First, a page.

There's the Canadian client, Mr Hands, for instance. I thought initially that this really was his name, until I was checking the appointment book while I knew Caroline was out with him to find that it was actually McLaren. He's known among my posh young bosses as Hands because he can't keep them to himself: McLaren is a serial groper.
Caroline and Candida are constantly complaining. "Gurrd, Hands got me full on the arse today..." "...brushed up against my breast yesterday, on the pretext of opening a kitchen cupboard door. As if he's ever shown the remotest interest in the kitchen before..." "...actually asked me if I'd like to test the power-shower with him on Monday". What they don't do, however, is get Charlie or Henry to take over for them when Hands is on the rampage.
Hands, you see, has over a million pounds to spend, and the good folk at Investment Estates reckon he's more likely to spend it with them if he gets to have his little thrills while he's looking.
Henry and Charlie, meanwhile, play adoptive son and seducer: by the time a potential female client finishes reading the details of ferociously expensive flats ("Studio: room 3.2m x 3.1m, kitchenette, bathroom, close to Harrods, pounds 178k") and pushes the door open, she has already been sized up and the one they judge best equipped to charm is already waiting to leap up from his desk and offer her a cup of coffee.
Henry has a floppy fringe reminiscent of a loyal gun-dog, and would tug at the heartstrings of anyone who grew up on the land. Charlie has that slightly mean look of Ralph Fiennes in The English Patient: not my type by any means, but where Kristin Scott Thomas goes the rest of the toffs will most likely follow, and it's almost embarrassing to see how the navy- clad chapesses will brighten up at his approach.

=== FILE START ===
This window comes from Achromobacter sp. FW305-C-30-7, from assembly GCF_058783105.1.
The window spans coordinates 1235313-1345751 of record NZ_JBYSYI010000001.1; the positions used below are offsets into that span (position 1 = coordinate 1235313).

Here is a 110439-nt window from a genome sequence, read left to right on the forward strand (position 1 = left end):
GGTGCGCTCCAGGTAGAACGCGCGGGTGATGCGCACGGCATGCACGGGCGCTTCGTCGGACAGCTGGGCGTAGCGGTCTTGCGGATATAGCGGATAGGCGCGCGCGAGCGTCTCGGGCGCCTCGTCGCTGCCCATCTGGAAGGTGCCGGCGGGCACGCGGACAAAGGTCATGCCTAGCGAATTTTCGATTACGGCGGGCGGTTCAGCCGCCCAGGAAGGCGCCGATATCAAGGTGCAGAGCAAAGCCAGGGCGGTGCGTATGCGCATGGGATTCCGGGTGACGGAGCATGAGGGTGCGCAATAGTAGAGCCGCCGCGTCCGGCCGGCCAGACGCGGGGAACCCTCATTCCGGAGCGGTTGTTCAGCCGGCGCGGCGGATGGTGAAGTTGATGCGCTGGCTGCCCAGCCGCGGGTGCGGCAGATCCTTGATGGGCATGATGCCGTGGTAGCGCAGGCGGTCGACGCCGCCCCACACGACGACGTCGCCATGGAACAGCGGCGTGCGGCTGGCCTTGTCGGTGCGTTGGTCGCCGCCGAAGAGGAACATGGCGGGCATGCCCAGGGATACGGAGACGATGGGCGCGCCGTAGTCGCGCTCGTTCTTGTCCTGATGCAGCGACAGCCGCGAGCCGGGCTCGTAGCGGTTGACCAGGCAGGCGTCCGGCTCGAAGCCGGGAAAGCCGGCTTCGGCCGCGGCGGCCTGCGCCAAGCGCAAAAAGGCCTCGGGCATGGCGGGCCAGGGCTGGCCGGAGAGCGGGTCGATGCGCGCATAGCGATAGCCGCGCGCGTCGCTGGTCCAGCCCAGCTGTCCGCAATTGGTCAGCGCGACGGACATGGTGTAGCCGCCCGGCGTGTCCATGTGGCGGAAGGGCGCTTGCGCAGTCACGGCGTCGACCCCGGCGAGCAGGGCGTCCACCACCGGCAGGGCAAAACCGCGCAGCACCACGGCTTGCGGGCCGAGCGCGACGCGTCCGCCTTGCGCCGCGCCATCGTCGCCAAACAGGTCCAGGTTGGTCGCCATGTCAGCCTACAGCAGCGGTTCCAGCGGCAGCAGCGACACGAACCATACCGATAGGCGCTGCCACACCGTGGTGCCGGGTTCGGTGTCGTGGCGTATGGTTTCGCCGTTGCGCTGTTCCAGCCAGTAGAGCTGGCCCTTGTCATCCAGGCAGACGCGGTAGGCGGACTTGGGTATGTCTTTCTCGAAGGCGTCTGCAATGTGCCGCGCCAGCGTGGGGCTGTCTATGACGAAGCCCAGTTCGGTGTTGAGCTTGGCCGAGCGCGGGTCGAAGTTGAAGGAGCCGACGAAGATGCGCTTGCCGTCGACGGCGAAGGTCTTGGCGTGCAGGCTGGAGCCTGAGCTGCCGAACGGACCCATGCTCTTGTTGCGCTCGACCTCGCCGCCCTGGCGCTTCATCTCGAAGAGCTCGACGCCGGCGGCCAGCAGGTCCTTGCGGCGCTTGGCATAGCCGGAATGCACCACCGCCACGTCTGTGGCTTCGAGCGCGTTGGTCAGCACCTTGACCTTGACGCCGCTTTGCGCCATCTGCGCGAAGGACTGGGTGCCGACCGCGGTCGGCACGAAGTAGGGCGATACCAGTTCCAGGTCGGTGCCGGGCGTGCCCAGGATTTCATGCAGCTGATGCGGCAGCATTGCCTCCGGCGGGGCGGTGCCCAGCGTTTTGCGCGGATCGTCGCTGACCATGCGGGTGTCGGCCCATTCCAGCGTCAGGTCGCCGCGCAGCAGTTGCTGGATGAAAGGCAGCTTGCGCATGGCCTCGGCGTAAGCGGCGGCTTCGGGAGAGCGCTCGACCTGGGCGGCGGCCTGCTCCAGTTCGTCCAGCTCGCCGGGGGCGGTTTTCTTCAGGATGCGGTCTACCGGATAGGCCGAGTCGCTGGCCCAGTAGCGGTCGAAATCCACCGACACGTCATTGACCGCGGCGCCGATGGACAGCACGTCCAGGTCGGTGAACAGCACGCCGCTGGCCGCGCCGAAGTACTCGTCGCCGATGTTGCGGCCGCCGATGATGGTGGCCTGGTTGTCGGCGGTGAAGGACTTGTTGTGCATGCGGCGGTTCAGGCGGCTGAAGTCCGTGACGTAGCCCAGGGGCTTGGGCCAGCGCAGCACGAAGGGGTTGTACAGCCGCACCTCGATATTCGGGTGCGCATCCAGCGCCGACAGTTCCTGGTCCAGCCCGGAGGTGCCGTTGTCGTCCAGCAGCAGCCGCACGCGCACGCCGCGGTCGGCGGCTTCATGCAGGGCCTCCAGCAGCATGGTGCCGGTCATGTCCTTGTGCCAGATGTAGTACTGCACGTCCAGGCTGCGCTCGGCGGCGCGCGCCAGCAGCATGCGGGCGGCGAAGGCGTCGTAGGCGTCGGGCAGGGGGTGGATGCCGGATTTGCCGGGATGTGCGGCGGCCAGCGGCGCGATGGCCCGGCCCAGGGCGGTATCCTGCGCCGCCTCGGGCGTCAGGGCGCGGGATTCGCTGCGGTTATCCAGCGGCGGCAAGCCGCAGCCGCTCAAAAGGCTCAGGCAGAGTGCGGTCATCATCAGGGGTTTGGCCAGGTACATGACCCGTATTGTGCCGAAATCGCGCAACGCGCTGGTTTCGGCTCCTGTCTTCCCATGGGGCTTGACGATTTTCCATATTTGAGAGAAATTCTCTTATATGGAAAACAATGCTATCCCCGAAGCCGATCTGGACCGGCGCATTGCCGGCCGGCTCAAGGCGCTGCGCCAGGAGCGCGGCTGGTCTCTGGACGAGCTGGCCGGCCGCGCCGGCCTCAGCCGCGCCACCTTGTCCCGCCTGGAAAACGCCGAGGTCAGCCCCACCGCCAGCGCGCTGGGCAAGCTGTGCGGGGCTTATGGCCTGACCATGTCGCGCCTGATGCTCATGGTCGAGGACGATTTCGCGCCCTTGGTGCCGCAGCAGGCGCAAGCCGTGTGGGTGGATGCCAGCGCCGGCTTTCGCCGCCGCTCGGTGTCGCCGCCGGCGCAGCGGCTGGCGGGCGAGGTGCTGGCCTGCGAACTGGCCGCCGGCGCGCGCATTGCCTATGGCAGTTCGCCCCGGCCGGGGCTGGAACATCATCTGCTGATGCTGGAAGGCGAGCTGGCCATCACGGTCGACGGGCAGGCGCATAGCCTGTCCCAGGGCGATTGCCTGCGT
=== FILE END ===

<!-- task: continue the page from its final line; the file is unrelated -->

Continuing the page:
So the skill of estate agency is not, it seems, in putting the right price on the right property, matching individuals with what they need, or being able to tell a doozy when you see one, but in a combination of charm, ignoring requests and scattergun tactics.
If a client wants to see properties under pounds 175,000, they will be shown everything under pounds 225,000; if a client thinks that their house is worth pounds 450,000, Henry or Charlie will persuade them to add another pounds 30-40,000, even if it means waiting until the house market has caught up to sell it. And everyone, whatever their wishes, has to be shown the flat in Pelham Street, the one over the top of the Tube line, which has been on their hands for the past 18 months. "Look," says Candida, "you can't sell a property without people seeing it. And someone might impulse-buy it as an investment."
"Yah," adds Caroline, "or we might hit paydirt with some dreadful little oik who wants a smart address and doesn't know the difference." They teach you a lot about respect at public school, it seems.
Oh, but there's a further skill, and that's the skill of covering things up. "You've no idea," says Caroline. "Sometimes you go in to a flat and find that they've not even bothered to wash up the breakfast. Knickers all over the bedroom floors, overflowing ashtrays. I have to scoot round ahead of people, checking round doors. You've no idea."
So what's the worst thing you've ever come across, I ask. "Not much more than a bathroom where the client had obviously had a bit much to drink the night before," says Caroline. "But Henry had a great one a few months ago. Do tell her, Henry."
"Oh, yah," says Henry, getting up and checking his fringe in the window. "Amazing. Coleherne Court. Flat had been on the market a few months, not much movement, but I had some people who wanted a second look. Went round on a Saturday morning, opened the bedroom wardrobe and found the client trussed up like a pheasant, unconscious, gag in his mouth."
"What? My God! What did you do?"
"Well, naturally, I scooped him back in there straight away," says Henry, "and said I couldn't find the key. Something like that would have completely buggered any chance of a sale."Reuse content